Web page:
Diabetes Type 2

Eyes, feet and kidneys

People with type 2 diabetes can experience long term complications including eye problems (retinopathy), damage to the nerves (neuropathy), kidney disease (nephropathy) and heart problems (cardiovascular disease). Several people we talked to wanted to know whether these complications were inevitable. Complications are not inevitable but the ability to avoid them may be beyond the person's control depending on the amount of genetics that may be involved. Whether someone gets complications may be partly due to their blood glucose control and how long they've had diabetes, but there are also genetic factors which we don't know much about.

Eyes
People with Type 2 diabetes are at risk of developing retinopathy, where the blood vessels in the retina of the eye can become blocked, leaky or grow haphazardly and eyesight is affected.
Some people we talked to described instances of 'bleeding in the back of their eyes' and how, as a result, they had lost some vision, either for a short time or permanently. Medication and improving blood glucose control had helped to improve vision for some people, but losing sight, even for a short time was said to be very alarming.
Yearly retinopathy screening can monitor changes to the eyes and if blood glucose, blood pressure and blood fat levels are kept under control the risk of retinopathy is reduced. Some people's eye problems were first spotted at a routine eye test.

Retinopathy can be treated by laser which is very successful if it is caught early. However, laser therapy cannot restore any vision which has already been lost.

Feet/Neuropathy
People with type 2 diabetes can develop neuropathy (damage to the nerves). The most common form is peripheral neuropathy which affects the nerves in the feet, legs and sometimes hands leading to loss of feeling and inability to sense pain. Other forms of peripheral neuropathy can lead to tingling, discomfort or burning pains, particularly in the legs and feet.

Several people had developed neuropathy in their feet. Some people had little or no sensation in their feet. Others had occasional loss of feeling in their toes. One man had a little patch on his foot which was numb and he used a cream to soften it. Many said that loss of feeling meant that they had to be very careful to protect their feet from damage. Small cuts or blisters can quickly become more serious and need treatment.

Many people said how important it was to look after their feet. Some had regular pedicures, often paying privately for them. Others bathed or put cream on their feet daily or had their feet checked regularly by the diabetes nurse. One man said his wife gave his feet a twice weekly massage which improved his circulation and helped him to monitor any damage.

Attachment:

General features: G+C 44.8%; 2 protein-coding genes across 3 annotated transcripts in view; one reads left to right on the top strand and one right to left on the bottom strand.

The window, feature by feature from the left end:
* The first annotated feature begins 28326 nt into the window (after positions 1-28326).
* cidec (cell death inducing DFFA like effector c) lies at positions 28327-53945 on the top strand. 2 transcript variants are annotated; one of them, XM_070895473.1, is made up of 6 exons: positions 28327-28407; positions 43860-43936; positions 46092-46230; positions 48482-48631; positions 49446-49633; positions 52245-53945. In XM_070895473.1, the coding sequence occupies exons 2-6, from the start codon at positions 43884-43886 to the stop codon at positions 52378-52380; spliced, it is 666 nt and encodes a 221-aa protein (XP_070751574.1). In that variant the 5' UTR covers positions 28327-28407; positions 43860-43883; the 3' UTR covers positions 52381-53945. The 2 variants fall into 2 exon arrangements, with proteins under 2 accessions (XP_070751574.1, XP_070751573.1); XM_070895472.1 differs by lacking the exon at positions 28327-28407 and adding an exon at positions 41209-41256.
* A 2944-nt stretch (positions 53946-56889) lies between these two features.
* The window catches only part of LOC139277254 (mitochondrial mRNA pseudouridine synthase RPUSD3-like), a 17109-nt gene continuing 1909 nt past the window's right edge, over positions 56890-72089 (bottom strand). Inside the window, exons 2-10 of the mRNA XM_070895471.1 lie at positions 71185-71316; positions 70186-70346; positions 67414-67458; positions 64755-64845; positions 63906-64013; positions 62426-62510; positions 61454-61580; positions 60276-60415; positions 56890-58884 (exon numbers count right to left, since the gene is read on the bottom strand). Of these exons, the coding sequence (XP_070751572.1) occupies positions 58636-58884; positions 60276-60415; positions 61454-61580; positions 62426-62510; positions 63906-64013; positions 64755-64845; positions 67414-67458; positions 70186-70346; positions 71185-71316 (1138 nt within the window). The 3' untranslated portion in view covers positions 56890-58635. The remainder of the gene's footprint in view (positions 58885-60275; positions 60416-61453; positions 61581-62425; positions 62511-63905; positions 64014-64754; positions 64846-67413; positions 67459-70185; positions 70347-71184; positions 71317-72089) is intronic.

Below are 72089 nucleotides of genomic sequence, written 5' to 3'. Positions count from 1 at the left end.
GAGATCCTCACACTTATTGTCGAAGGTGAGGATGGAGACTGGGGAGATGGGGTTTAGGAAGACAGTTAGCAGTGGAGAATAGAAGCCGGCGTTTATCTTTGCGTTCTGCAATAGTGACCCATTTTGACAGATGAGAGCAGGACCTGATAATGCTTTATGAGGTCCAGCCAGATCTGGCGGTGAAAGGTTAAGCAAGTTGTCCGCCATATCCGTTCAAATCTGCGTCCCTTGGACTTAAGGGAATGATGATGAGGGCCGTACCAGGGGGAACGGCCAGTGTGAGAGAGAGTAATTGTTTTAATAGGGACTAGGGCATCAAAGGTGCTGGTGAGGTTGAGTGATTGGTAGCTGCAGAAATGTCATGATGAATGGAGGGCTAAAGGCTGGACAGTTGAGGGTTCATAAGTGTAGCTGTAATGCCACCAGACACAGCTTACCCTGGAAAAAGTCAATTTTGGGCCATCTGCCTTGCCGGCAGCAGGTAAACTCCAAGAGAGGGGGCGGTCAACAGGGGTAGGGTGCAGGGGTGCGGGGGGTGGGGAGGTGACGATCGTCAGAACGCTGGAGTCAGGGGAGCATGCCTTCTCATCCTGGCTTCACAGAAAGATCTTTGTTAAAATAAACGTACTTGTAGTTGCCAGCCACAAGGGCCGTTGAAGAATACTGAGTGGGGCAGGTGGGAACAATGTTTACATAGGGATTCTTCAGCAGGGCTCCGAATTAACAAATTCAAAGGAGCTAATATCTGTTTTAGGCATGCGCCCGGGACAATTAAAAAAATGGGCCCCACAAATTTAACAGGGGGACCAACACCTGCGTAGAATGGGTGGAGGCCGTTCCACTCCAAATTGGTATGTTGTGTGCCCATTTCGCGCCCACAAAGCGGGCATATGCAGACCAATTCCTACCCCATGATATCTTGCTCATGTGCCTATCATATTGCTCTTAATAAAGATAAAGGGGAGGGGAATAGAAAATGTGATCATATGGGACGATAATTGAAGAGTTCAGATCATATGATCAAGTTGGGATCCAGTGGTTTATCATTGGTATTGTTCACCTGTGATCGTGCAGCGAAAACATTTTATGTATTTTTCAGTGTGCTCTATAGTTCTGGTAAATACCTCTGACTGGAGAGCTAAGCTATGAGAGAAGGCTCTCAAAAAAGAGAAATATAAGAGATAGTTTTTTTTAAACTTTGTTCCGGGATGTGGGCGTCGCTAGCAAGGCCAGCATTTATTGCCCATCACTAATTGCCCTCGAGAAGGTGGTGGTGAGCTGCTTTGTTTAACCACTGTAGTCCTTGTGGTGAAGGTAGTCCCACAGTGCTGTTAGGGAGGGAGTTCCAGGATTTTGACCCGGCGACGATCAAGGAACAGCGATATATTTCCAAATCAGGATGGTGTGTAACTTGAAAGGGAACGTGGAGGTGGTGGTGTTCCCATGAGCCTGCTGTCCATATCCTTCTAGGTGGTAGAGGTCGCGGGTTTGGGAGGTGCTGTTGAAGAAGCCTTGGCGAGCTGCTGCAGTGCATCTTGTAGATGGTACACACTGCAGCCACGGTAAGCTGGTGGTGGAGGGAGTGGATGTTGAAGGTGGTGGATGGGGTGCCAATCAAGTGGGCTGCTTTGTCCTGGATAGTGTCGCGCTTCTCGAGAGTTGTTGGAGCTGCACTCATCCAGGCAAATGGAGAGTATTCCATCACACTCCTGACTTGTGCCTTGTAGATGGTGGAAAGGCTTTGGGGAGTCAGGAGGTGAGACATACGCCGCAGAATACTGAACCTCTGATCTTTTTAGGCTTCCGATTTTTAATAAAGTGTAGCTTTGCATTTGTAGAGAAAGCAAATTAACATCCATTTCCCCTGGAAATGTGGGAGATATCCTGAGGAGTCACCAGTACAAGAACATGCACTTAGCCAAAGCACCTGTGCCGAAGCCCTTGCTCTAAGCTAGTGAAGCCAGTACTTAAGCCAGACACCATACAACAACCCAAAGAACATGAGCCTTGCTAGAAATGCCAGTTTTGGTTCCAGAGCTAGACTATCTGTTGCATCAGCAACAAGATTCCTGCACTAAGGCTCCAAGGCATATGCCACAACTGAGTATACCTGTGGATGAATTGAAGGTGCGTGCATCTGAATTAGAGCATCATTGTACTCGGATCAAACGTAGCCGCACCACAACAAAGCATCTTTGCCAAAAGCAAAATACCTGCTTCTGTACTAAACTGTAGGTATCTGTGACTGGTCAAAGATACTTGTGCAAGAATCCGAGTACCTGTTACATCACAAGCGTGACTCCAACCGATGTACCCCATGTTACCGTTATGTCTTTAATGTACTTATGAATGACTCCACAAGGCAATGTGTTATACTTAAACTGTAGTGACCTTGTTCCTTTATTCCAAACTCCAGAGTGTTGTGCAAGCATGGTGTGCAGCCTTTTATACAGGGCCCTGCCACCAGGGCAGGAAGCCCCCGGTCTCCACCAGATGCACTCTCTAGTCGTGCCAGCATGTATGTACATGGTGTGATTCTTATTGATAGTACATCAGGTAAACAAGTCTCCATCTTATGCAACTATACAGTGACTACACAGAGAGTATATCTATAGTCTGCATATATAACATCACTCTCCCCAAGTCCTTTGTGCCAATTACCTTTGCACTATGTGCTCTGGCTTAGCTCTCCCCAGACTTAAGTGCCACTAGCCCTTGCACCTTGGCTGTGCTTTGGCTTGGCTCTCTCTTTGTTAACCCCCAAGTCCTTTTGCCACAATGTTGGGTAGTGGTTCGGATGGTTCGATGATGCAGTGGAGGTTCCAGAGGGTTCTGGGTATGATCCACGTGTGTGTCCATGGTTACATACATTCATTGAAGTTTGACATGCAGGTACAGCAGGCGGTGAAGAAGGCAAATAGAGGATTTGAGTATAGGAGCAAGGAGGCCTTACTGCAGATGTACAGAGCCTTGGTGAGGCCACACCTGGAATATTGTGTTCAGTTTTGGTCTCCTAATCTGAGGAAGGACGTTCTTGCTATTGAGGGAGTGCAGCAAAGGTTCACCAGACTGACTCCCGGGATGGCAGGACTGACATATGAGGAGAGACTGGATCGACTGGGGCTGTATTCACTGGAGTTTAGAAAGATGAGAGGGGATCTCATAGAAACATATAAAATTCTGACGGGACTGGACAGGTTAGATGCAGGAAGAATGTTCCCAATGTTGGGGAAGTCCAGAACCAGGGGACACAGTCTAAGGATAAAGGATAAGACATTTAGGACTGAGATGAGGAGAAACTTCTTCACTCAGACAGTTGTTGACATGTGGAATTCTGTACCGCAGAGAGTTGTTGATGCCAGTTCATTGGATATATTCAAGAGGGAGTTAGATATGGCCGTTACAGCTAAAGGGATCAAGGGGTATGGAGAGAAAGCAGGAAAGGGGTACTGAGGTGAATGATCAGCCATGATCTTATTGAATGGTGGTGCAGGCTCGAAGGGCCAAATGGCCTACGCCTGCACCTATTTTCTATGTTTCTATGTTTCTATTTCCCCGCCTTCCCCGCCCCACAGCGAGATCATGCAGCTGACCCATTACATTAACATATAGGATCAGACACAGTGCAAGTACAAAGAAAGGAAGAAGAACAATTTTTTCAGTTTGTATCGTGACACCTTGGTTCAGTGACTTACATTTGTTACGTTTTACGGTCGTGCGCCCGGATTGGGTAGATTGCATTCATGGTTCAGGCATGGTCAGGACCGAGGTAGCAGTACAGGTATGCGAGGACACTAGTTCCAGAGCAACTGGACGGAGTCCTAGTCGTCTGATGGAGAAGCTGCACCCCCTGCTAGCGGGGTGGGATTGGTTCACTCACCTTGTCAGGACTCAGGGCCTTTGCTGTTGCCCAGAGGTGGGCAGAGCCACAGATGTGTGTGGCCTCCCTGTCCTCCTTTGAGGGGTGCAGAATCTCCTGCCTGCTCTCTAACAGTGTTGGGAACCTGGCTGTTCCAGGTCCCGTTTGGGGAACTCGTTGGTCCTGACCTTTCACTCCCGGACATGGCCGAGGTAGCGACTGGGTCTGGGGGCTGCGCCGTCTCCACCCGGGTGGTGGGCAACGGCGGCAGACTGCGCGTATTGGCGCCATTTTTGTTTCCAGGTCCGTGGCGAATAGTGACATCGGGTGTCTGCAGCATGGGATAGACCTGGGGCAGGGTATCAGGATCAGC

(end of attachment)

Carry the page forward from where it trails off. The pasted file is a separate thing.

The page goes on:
Once someone has neuropathy, walking for any distance can be very painful. One man said if he walked for too long, he would stumble or trip. A few people said their balance was affected, when walking up stairs or along the street. Some men could no longer play golf and one woman said the only exercise she can now do is swimming.

Damage to nerves and poor circulation in the feet caused numerous problems. Some people said their feel felt very hot, “Like my feet are on hot coals,” or described having “a burning prickly sensation” in the feet which started at night and made it difficult to sleep. Others experienced pins and needles.

Preventing neuropathy developing or getting worse is very important. The best way to reduce the risk of developing neuropathy, is to control blood glucose levels and to check the feet regularly.
Heart Disease and Kidney Disease
People with type 2 diabetes are up to five times more likely to develop heart disease or have a stroke (NHS Choices 2016).  One in three people with diabetes may go on to develop kidney disease (Diabetes UK). Kidney disease develops very slowly over many years, and is most common in people who have had diabetes for over twenty years, although, as treatments improve, fewer people are affected.

Keeping blood pressure under control is extremely important and everyone with diabetes should have an annual check, which should include a urine test for protein.
 

Last reviewed March 2016.
Last updated March 2016.

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